Ever since the advent of electric instruments, guitarists have been experimenting with ways of using effects to expand their range.
In this article, we’ve rounded up the different 5 types of guitar pedals for jazz and highlighted some specific favourites – as well as a surprise bonus at the end.
From early 70s fusion to contemporary jazz, guitar effect pedals have had a big impact the tone and range of many jazz guitarists.
Travelling with at least two effect pedals is very common, with reverb, delay, chorus, compression and octave pedals among the most popular.
These effects provide character and depth to a traditionally mellow and clean sound, allowing a whole bunch of personality to come through.
A jazz guitarist will often use a variety of effects, from distortion and delay to more unusual effects like ring modulators.
So let’s have a look at the different types of guitar pedals, then a list of the top brands and models to consider.
Types of Guitar Effects Pedals
There are several different categories of pedals, all of which will alter your guitar tone in different ways.
But each of these categories contains countless unique pedals which can vary wildly. The following are five broad categories which we’ll look at in this article:
- Overdrive & distortion pedal
- Fuzz pedal
- Filter pedal
- Chorus pedal
- Delay pedal
Overdrive Pedal and Distortion Pedal
Rock, blues, and metal, for example, are all known for their use of distortion and overdrive. However, an over drive pedal does not necessarily have to result in a pure-rock sound.
Jazz guitarists can make use of subtle overdrive to give warmth and low-end to their tone.
Distortion is occasionally used to enhance and help guitarists sound stand out in a mix by adding a touch of extra grit and bite.
This pedal adds clipping stages to the signal, driving it to maximum intensity and creating harmonic overtones that complement the fundamental note.
However, distortion should be used with care, as high amounts of distortion can create a lack of note definition!
From the 1960s onwards, distortion and overdrive have been used to great success in rock music.
The Ibanez TS808 Tube Screamer and the Fulltone OCD are two well-known overdrive pedals, the former of which was used by legendary guitarist Stevie Ray Vaughn.
The BOSS DS-1 and the ProCo RAT are two well-known distortion pedals that have been used by a wide range of artists, including Radiohead, Sonic Youth, and Metallica.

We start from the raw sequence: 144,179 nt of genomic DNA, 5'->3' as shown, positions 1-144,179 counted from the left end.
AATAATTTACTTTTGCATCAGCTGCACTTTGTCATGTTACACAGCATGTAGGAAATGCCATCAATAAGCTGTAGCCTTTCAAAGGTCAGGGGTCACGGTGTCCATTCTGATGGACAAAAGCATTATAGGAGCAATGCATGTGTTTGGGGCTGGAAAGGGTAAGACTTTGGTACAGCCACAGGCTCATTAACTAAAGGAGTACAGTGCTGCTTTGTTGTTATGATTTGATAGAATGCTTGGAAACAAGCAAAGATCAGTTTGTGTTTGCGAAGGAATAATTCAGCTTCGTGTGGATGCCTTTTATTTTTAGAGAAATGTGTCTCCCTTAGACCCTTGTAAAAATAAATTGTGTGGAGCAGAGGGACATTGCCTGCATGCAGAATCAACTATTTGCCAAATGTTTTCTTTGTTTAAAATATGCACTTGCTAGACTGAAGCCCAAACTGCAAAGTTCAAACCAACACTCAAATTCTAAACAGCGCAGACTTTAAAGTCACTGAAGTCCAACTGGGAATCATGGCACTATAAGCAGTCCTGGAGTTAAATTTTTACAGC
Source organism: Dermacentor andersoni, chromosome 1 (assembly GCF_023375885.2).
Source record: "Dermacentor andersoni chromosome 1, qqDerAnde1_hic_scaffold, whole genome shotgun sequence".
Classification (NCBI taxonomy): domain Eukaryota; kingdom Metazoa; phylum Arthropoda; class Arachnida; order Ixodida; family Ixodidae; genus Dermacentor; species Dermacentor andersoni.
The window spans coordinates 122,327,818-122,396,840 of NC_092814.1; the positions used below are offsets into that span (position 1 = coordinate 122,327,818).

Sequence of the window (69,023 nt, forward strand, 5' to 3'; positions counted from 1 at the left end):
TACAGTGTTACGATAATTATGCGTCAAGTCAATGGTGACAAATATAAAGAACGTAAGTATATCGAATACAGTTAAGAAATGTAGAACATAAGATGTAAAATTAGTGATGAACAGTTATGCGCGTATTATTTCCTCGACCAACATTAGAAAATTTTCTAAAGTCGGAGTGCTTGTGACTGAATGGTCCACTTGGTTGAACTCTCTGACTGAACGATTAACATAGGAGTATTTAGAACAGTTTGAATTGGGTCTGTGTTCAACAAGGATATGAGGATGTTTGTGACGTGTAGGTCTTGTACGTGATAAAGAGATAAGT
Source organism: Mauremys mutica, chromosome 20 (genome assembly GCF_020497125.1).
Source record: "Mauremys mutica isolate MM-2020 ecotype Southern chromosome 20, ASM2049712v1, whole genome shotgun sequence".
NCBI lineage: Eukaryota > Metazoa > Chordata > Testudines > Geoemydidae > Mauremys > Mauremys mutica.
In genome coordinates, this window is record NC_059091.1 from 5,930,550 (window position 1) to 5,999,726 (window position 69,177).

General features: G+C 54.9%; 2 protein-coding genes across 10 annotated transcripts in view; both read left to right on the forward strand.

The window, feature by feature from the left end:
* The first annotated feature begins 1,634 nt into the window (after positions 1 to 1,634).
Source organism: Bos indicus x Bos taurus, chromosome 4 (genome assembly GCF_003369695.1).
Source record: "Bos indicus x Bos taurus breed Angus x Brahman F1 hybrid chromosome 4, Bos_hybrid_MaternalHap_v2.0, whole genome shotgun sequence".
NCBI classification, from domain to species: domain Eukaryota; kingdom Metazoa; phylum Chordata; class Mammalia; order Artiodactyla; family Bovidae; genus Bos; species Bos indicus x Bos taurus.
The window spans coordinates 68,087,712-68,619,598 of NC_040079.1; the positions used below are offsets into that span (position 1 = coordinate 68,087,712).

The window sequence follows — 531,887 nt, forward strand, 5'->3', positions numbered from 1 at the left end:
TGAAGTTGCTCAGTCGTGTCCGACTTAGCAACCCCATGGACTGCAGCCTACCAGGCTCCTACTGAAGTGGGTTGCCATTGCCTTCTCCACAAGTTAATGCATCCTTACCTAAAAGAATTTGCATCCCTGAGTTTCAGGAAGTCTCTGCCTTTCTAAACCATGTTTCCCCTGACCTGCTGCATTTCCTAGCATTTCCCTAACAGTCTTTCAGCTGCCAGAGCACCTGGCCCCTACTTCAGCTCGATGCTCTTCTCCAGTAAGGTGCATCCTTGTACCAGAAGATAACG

To add a lot of sustain to your sound, use a fuzz pedal, which cuts audio signals and generates a thick, dirty sound.
This pedal is great in some cases, but it filters out many mid-range frequencies, which makes it easy to get lost in the mix. Therefore, it’s not necessarily great for solos, especially when not paired with anything else.
These pedals essentially filter the frequencies being played, removing either the lower or higher frequencies.
A wah pedal is the most common type of filter pedal, and it allows the player to switch between high and low frequencies by rocking the pedal back and forth.
Jimi Hendrix was an avid user of this pedal, most notably on ‘Voodoo Child (Slight Return)’.
Modulation effects provide subtle texture to clean tones, which, in the case of a chorus pedal, can create the impression of two independent guitar impulses.
A chorus pedal gives the illusion of several instruments by doubling an audio output that is just a few milliseconds out of sync.
The chorus effect was prominent in 1980s synth music, but it can also be found in everything from grunge (as in Nirvana’s “Come As You Are”) to jazz (as in Mike Stern’s characteristic sound).
Furthermore, the chorus adds a lush and rich sound to the guitar sound.
Chorus is great for adding depth, richness, and ambiance to your tone. It is often confused with vibrato, which can be used to add a wobble-like quality.
A delay pedal records the notes you play and then replays them at time intervals you set on the pedal.
Delay pedals come in a variety of flavours, from analog delay (like the Electro-Harmonix Memory Man) to digital delay (like the Boss DD-7), to emulated tape echo (like the Boss DD-1 or the JHS Lucky Cat).